Association Between Relevant Co-Morbidities and Dementia in Patients With Atrial Fibrillation–A National Swedish Study

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T1 - Association Between Relevant Co-Morbidities and Dementia in Patients With Atrial Fibrillation–A National Swedish Study

AU - Wändell, Per

AU - Carlsson, Axel C.

AU - Li, Xinjun

AU - Sundquist, Jan

AU - Sundquist, Kristina

PY - 2019

Y1 - 2019

N2 - Background: The risk of dementia is increased in patients with atrial fibrillation (AF). Objective: To study relevant co-morbidities and incident dementia (vascular dementia, Alzheimers disease, other dementia and all dementia) in AF patients. Methods: All adults (n = 537,513) ≥45 years diagnosed with AF in hospitals in Sweden 1998–2012 were included. Cox regression was used to estimate hazard ratios (HR) with 95% CIs for association between co-morbidities, and incident dementia, after adjustment for age, residence place in Sweden, and socio-economic factors. Results: Totally 30,332 patients (5.6%) were diagnosed with dementia during the follow-up, with 14,097 men (4.9%) and 16,235 women (6.5%). After adjustments (HRs; 95% CI), hypertension was associated with lower risk of incident dementia (all types) in men (0.79; 0.76–0.82) and women (0.77; 0.74–0.79). Higher risk of dementia was seen in patients with stroke, diabetes, depression and anxiety. Lower risks of dementia were also seen in AF patients with concomitant coronary heart disease and congestive heart failure. Conclusions: The findings regarding incident dementia need to be interpreted with great caution, owing to possible “survival bias” or reversed causation. However, the lower associated risks of dementia associated with hypertension could possibly be explained by protective effects of certain antihypertensive drugs.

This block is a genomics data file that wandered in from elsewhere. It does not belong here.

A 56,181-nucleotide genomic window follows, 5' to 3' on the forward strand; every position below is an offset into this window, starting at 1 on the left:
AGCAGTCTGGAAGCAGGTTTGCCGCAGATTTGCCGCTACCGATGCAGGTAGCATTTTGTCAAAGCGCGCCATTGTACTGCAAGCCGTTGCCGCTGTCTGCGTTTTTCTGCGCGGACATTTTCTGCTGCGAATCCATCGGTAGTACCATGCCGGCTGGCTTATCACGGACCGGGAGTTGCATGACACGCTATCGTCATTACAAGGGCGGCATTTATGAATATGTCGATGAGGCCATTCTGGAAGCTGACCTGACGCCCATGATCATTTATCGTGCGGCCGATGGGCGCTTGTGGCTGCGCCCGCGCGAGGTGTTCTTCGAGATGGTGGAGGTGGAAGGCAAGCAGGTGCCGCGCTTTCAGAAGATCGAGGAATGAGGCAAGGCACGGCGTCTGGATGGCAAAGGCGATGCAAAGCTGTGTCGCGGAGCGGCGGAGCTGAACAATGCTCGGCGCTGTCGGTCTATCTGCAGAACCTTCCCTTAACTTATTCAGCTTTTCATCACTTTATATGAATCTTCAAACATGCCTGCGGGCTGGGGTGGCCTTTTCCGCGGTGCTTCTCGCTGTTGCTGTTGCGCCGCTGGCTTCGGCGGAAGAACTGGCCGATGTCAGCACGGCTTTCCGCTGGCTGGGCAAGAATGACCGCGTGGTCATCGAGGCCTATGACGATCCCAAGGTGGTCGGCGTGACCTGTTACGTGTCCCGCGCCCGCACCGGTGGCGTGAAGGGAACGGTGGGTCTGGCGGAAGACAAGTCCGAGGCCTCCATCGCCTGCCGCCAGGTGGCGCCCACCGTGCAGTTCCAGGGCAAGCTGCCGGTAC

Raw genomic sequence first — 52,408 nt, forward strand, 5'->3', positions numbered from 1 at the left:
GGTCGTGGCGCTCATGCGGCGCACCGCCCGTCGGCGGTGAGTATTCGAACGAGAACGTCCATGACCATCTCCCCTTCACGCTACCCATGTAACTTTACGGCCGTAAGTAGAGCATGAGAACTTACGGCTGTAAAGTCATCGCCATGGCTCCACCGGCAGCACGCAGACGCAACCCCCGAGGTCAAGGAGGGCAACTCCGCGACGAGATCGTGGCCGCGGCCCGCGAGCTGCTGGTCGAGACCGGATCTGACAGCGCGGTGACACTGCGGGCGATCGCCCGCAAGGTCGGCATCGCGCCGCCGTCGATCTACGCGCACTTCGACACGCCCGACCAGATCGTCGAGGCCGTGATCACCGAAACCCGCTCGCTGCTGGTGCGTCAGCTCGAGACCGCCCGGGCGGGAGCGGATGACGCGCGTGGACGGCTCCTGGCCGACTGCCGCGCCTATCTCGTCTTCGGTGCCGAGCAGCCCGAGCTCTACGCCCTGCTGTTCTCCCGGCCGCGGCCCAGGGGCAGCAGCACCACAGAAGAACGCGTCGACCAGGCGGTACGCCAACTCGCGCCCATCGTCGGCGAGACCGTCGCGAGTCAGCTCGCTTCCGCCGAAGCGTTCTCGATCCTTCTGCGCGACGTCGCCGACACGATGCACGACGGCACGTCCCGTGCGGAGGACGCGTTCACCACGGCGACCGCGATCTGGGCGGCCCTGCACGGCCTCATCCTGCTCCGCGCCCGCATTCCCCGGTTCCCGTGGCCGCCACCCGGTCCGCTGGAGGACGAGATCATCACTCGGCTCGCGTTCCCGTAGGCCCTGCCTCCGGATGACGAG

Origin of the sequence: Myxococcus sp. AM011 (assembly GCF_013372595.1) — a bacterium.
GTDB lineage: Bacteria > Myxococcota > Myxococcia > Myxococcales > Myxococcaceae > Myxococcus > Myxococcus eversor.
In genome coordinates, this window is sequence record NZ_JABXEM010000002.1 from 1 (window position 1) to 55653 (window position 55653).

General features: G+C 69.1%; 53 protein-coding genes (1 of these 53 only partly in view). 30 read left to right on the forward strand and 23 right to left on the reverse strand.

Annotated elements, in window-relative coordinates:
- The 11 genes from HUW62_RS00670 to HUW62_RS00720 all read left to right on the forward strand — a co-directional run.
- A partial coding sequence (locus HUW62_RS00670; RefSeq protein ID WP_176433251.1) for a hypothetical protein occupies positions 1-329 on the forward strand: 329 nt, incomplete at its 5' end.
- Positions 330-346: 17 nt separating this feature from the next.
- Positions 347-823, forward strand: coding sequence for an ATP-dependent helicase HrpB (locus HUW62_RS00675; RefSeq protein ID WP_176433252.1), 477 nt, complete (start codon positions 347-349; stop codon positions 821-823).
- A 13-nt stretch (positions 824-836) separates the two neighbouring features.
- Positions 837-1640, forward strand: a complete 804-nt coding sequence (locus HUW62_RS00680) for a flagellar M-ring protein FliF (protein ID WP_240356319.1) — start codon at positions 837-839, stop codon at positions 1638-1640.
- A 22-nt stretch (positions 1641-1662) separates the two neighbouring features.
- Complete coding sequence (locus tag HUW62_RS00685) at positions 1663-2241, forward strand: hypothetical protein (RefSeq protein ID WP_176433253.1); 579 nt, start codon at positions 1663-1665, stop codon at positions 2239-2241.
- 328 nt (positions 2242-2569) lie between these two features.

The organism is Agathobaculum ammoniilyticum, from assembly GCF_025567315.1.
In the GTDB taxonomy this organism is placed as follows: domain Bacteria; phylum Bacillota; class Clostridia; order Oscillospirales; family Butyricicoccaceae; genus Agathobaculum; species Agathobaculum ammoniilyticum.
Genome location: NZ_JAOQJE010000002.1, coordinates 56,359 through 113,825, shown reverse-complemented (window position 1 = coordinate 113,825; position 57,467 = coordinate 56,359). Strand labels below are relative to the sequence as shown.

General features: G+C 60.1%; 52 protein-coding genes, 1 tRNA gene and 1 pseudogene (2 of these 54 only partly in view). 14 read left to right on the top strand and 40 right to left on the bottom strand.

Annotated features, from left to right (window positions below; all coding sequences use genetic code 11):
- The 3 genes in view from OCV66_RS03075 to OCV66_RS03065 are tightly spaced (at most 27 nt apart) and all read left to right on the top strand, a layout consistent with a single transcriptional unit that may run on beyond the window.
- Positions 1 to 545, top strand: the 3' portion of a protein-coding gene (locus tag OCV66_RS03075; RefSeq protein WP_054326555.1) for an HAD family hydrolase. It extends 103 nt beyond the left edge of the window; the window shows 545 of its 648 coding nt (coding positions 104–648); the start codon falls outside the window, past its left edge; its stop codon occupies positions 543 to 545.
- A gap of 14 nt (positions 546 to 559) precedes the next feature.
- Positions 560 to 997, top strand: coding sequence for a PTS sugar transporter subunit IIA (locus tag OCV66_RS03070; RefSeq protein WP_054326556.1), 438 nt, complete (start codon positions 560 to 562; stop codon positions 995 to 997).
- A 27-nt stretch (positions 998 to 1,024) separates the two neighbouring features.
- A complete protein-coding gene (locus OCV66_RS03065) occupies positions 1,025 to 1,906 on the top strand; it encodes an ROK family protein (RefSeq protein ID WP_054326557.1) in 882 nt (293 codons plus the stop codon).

AB - Background: The risk of dementia is increased in patients with atrial fibrillation (AF). Objective: To study relevant co-morbidities and incident dementia (vascular dementia, Alzheimers disease, other dementia and all dementia) in AF patients. Methods: All adults (n = 537,513) ≥45 years diagnosed with AF in hospitals in Sweden 1998–2012 were included. Cox regression was used to estimate hazard ratios (HR) with 95% CIs for association between co-morbidities, and incident dementia, after adjustment for age, residence place in Sweden, and socio-economic factors. Results: Totally 30,332 patients (5.6%) were diagnosed with dementia during the follow-up, with 14,097 men (4.9%) and 16,235 women (6.5%). After adjustments (HRs; 95% CI), hypertension was associated with lower risk of incident dementia (all types) in men (0.79; 0.76–0.82) and women (0.77; 0.74–0.79). Higher risk of dementia was seen in patients with stroke, diabetes, depression and anxiety. Lower risks of dementia were also seen in AF patients with concomitant coronary heart disease and congestive heart failure. Conclusions: The findings regarding incident dementia need to be interpreted with great caution, owing to possible “survival bias” or reversed causation. However, the lower associated risks of dementia associated with hypertension could possibly be explained by protective effects of certain antihypertensive drugs.

KW - Atrial fibrillation

KW - Dementia

KW - Depression

KW - Gender

KW - Hypertension

KW - Stroke

U2 - 10.1016/j.arcmed.2019.05.007

DO - 10.1016/j.arcmed.2019.05.007

M3 - Article

C2 - 31349951

AN - SCOPUS:85066334907

VL - 50

SP - 29

EP - 35

JO - Archives of Medical Research

JF - Archives of Medical Research

SN - 0188-4409

IS - 2

ER -